What If We Had Used The Full 30-second Snippets?
So far, we have shown that (in this example) the track-based divide & conquer classification outperforms the 3-second single-snippet classification. However, maybe we would have achieved a much higher accuracy if we had built a CRNN on the 1000 30-second audio slices in “raw” GTZAN.
That is possible, so I tried it out. I built another CRNN of a similar architecture (although ~half the parameters because there is less data) based on 30-second slices and trained it 10 times to average the accuracy scores obtained. This method averages out at an accuracy of only 55.8% (SD=0.043), underperforming any of the 3-second models by a large margin.
Divide & Conquer Does In Fact Conquer
This article shows how a divide & conquer approach can help to build a strong classifier for audio classification problems even when not much training data is present. The data processing pipeline SLAPP makes it really easy to perform the processing steps necessary to build a divide & conquer classifier for single-label audio classification tasks.
3 Seconds are Better Than 30 Seconds
How come 30-second slices are even worse than 3-second slices although they hold more information? It seems that increasing the dataset size by drawing 3-second slices helps the model to extract meaningful features, whereas it seems to get lost when dealing with a really small dataset consisting of huge spectrograms.
Arguably, if other data formats like MFCCs or hand-crafted features with a smaller dimensionality had been used, the model would have dealt more easily with the 30-second audio files. However, this article goes to show that almost any audio dataset can be classified with spectrogram data — if divide & conquer is used.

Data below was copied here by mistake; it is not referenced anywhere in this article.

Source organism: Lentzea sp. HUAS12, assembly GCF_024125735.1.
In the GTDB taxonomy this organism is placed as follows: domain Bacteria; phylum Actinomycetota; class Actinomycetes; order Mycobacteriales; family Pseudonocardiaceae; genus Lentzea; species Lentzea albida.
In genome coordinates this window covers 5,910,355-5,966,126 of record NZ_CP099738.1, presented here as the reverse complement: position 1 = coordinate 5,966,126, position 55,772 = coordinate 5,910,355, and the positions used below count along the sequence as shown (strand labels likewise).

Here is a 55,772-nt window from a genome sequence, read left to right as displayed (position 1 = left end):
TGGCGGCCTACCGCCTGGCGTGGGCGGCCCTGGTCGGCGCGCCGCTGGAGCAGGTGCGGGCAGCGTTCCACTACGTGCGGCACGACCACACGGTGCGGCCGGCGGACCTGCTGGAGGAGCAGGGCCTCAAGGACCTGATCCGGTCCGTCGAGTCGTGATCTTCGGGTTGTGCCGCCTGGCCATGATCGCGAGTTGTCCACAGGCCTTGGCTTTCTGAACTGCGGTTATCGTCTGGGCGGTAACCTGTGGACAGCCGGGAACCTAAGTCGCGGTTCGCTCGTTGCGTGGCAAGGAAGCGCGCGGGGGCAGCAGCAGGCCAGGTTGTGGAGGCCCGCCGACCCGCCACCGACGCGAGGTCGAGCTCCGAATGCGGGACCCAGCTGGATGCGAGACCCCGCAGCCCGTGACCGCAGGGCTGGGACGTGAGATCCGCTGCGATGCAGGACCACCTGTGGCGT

Other Applications of SLAPP + Divide & Conquer
If you want to try the proposed method on another similar problem, here are some ideas that may inspire your next data science project:
- Sex recognition based on speech data
- Accent recognition based on speech data
- Emotion classifier for music
- Building classifiers using audio data from machine sensors
Thank you very much for your interest in my work! Please let me know if anything isn’t working for you or if you have trouble understanding or applying the concepts.
 Bisharad, D. & Laskar, R. H. (2019). Music Genre Recognition Using Convolutional Recurrent Neural Network Architecture. In: Expert Systems 36,4.
 Choi, K.; Fazekas, G.; Sandler, M. & Cho, K. (2017). Convolutional Recurrent Neural Networks for Music Classification. In: International Conference on Acoustics, Speech, and Signal Processing 2017.
 Dong, M. (2018). Convolutional Neural Network Achieves Human-level Accuracy in Music Genre Classification. In: Conference on Cognitive Computational Neuroscience, 5–8 September 2018, Philadelphia, Pennsylvania.
 Nasrullah, Z. & Zhao, Y. (2019). Music Artist Clasification from Audio, Text, and Images Using Deep Features. In: arXiv, DOI: 10.48550/arXiv.1707.04916